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Wet weather last year results in explosion of orchids in Sussex
The orchid population has “exploded” in Sussex – thanks to last year’s wet weather.
Tens of thousands of the wild flowers now litter the county with the population, which is thought to have more than doubled since last year.
A rare species has also re-appeared in Malling Down.
Experts put the rise down to last year’s heavy rainfall along with changes in grazing patterns.
Jess Price, a conservation officer at Sussex Wildlife Trust, described the increase as an “explosion”.
She said: “It’s difficult to say, but I would estimate the number or orchids to have doubled.
“We think last year’s weather certainly had an impact. Orchids are very good at storing energy for a long time so we’re seeing the benefits of last year’s rain.”
The other contributing factor, she explained, has been the changes to grazing patterns.
Orchids struggle with grazing in the late spring so livestock have only been allowed on land earlier in the year.
She added: “It’s a little bit trial and error but it appears to have worked.”
Perhaps the biggest success story is the re-appearance of the Musk Orchid.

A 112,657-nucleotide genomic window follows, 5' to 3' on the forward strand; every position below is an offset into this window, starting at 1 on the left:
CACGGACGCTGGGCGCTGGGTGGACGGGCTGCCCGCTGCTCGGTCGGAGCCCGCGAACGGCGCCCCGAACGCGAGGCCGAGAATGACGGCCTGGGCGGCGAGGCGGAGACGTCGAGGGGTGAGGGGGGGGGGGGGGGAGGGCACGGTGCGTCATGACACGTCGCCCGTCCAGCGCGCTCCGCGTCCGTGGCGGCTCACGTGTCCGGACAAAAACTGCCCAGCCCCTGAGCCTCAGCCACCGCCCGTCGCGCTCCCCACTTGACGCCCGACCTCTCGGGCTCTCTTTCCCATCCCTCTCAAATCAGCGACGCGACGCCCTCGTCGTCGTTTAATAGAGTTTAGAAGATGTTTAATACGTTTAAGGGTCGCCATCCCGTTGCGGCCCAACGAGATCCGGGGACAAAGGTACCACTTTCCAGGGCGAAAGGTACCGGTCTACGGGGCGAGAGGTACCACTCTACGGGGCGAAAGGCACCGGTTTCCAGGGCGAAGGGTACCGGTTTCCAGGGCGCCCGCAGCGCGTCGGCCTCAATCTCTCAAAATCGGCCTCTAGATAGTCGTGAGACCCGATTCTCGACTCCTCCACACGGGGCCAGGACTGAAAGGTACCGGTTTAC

The species disappeared from Malling Down, near Lewes, six year ago and experts feared it may never come back.
But earlier this summer staff from Sussex Wildlife Trust stumbled across a single tiny Musk Orchid.
The hope is through germination and conservation the species can flourish in the area once more.
Another success story is Mount Caburn, near Glynde, where the once struggling Burnt Tip Orchid now covers the area.
There have also been reports of orchids popping up on grass verges and the sides of railway tracks in urban areas such as Eastbourne and Brighton and Hove.
Ms Price added: “Because orchids are so fussy they are a good indication of whether the local eco-system is doing well.
“However, to ensure their continued success it is important that they are left alone.
“Although many are very beautiful, the must not be picked.”
Shaun Pryor, a trainee ecologist at Sussex Wildlife Trust, stumbled across the first Musk Orchid in six years.
Among the more common orchids to be found in the county include the Bee Orchid, Pyramidal and Common-Spotter Orchid.
For more details visit sussexwildlifetrust.org.uk.
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